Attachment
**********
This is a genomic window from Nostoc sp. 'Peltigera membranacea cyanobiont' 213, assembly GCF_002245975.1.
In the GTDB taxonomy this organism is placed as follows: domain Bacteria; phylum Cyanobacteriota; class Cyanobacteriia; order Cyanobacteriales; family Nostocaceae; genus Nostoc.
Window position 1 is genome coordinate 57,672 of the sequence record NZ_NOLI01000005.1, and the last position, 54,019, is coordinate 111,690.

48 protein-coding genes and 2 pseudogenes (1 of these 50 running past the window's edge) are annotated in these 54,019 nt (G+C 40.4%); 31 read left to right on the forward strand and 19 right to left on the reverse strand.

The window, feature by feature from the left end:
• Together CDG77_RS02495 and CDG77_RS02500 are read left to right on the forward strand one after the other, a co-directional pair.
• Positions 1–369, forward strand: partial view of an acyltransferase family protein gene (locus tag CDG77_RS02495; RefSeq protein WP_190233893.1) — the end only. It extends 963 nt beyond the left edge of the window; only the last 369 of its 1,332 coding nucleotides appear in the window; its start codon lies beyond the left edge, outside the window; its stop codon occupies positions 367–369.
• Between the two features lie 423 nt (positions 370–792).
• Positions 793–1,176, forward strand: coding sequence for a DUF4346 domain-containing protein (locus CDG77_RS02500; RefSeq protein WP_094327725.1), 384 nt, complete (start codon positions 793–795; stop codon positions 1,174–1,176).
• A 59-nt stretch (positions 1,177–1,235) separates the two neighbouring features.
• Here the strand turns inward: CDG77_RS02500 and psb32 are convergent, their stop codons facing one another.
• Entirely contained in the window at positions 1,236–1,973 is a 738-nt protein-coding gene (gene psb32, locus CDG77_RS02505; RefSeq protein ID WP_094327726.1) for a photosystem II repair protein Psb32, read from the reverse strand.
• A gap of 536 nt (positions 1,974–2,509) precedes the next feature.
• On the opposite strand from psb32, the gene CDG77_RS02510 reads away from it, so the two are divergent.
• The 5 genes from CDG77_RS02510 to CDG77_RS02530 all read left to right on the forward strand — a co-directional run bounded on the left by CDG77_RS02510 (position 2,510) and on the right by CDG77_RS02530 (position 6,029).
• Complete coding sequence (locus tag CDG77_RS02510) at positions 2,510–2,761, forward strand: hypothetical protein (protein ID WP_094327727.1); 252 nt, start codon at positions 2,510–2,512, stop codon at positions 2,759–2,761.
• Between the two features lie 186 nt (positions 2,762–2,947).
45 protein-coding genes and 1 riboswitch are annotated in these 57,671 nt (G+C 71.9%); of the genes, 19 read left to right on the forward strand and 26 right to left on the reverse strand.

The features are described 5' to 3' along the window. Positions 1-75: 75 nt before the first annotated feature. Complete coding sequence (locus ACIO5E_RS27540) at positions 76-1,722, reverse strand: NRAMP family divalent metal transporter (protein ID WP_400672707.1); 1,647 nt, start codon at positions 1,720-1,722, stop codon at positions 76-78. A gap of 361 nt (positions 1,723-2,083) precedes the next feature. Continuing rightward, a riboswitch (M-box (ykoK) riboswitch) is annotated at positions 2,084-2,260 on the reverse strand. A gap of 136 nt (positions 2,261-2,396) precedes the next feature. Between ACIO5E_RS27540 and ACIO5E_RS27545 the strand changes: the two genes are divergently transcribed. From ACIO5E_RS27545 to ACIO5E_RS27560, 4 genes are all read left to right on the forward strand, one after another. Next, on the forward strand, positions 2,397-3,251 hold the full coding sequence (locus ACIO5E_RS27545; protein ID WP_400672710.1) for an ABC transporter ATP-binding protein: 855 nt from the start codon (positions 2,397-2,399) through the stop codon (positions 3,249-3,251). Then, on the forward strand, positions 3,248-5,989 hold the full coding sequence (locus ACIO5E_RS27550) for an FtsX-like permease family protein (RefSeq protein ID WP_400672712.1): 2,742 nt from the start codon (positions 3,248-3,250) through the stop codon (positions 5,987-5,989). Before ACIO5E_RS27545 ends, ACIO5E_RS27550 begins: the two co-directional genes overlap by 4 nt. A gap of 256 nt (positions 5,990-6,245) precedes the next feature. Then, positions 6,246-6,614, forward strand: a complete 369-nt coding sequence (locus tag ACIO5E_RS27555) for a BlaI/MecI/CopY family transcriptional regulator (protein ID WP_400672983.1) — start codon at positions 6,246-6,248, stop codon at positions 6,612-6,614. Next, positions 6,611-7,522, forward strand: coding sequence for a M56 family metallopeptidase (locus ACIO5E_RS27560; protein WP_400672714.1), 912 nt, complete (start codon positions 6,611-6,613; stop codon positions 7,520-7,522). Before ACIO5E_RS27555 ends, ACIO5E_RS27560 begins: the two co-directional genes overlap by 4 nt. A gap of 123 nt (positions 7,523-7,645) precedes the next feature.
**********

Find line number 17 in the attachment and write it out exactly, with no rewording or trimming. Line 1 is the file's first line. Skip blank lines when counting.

• Between the two features lie 186 nt (positions 2,762–2,947).